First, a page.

People v. Thomas, Cr. 5201

Decision Date01 May 1951
Docket NumberCr. 5201
Citation230 P.2d 351,37 Cal.2d 74
CourtCalifornia Supreme Court

Mark M. Brawman and George A. Tebbe, Yreka, under appointment by the Supreme Court, for appellant.

Edmund G. Brown, Atty. Gen., and Doris H. Maier, Deputy Atty. Gen., for respondent.

CARTER, Justice.

Defendant, Henry Thomas, Having pleaded guilty to murder, Pen.Code, § 187, the court found the murder to be of the first degree, and imposed the death penalty. The appeal is here by operation of law. Charged with defendant, was William McCain, who pleaded not guilty. McCain was tried, found guilty, and a sentence of life imprisonment was imposed. Also charged with the same crime, and ordered held to answer at the preliminary examination was Joe Cooper, but what disposition has been made of the charge against him, if any, does not appear.

According to the evidence take when the degree and punishment were fixed, and at the preliminary hearing, Mr. and Mrs. Ainsworth were managing a grocery store near Hatfield, Siskiyou County, California, on October 20, 1950. About 5:30 in the afternoon, while the Ainsworths were present in the store, defendant and McCain entered it, McCain in the lead. Defendant ordered soft drinks. McCain drew a pistol and stated it was a holdup. Defendant also drew a pistol. Ainsworth grasped the barrel of the pistol held by McCain and in the ensuing struggle it was discharged, a bullet striking and wounding Mr. Merrill, who entered the store at that time. After McCain's gun discharged, defendant fired several shots from his pistol, two of which struck Mrs. Ainsworth, causing her death. McCain and defendant fled and were finally apprehended in Bakersfield.

Defendant urges two grounds for reversal: (1) The court erred in failing to take evidence to ascertain the penalty to be imposed. (2) The penalty should be reduced to life imprisonment under § 1260 of the Penal Code, as amended in 1949. Stats.1949, ch. 1309, § 1.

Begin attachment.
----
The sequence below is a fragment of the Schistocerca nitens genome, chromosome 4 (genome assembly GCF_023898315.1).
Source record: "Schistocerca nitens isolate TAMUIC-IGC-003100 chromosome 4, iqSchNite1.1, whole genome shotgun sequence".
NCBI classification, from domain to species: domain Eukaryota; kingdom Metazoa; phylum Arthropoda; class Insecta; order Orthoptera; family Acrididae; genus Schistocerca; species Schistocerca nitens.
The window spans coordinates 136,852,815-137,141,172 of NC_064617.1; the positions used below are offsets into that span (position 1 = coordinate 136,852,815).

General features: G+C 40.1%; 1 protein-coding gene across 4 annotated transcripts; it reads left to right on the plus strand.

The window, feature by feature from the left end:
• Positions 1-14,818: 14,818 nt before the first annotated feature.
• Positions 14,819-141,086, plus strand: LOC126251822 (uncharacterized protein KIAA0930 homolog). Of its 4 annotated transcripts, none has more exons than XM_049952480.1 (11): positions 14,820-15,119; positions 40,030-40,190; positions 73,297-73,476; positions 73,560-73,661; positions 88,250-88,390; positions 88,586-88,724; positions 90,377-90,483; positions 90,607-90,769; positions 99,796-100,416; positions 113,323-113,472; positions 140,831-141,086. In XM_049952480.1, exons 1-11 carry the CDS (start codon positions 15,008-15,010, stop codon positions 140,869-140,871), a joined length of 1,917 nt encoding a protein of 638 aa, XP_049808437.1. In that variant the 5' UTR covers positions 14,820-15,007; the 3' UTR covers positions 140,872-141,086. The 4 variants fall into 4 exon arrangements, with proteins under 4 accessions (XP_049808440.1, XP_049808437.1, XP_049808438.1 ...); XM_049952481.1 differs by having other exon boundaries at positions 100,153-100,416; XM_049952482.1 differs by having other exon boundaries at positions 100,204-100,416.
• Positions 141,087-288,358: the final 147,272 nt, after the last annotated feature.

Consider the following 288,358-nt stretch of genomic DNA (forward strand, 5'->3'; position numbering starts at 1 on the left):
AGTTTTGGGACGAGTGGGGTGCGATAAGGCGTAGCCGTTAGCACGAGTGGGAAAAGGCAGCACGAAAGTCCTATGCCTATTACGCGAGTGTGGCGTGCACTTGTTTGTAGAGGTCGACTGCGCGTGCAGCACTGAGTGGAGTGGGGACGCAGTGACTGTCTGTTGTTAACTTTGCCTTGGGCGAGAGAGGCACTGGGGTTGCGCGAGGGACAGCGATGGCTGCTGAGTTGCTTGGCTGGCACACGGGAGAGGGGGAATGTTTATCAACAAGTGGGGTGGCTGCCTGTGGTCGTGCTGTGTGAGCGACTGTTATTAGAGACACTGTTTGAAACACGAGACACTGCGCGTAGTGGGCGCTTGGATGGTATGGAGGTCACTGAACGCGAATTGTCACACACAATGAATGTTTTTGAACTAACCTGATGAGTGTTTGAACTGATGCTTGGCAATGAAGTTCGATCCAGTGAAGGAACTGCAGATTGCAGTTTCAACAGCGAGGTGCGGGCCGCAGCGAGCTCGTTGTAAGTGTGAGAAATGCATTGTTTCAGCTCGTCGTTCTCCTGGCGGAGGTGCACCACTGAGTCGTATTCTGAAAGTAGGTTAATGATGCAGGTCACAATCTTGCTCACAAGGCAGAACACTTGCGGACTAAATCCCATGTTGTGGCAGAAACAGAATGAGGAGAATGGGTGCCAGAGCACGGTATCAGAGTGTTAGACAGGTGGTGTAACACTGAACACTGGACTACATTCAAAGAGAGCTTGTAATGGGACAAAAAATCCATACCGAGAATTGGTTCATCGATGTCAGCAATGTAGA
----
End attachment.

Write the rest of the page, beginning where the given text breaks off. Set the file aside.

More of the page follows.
Defendant was held to answer following a preliminary examination and an information was filed against him. On December 4, 1950, he was arraigned and not having means to employ counsel, one was appointed for him Mr. Mark M. Brawman. Time to plead was set for December 6, 1950, at his counsel's request. At that time, after a brief appearance in court, counsel for defendant and McCain's counsel, and the district attorney retired to the judge's chambers where the judge said that Mr. Brawman had spoken to him in regard to the possibility of defendant avoiding the death penalty by making a 'certain' plea. The judge remarked that he had read the transcript of the preliminary hearing and that he was 'inclined' to give the 'extreme' penalty whether he pleaded guilty or not guilty. On returning to court, defendant pleaded guilty and December 11, 1950, was fixed as the time for 'pronouncing judgment,' later continued to December 14, 1950, when the court announced it would hear evidence on the degree of the offense. The district attorney called decedent's husband, Ainsworth, to the stand and he testified to the facts relating to the killing. Defendant's counsel was asked by the court if he wished to cross-examine and declined. The court then remarked: 'Step down (addressing the witness). I don't think we will need any further.' The district attorney then made the same remark, to which the court replied 'All right.' Defendant's counsel remained silent. The court then stated that it was murder of the first degree. Thereafter when asked by the court whether he had any legal cause to show why sentence should not be pronounced, defendant stood mute. The death penalty was imposed.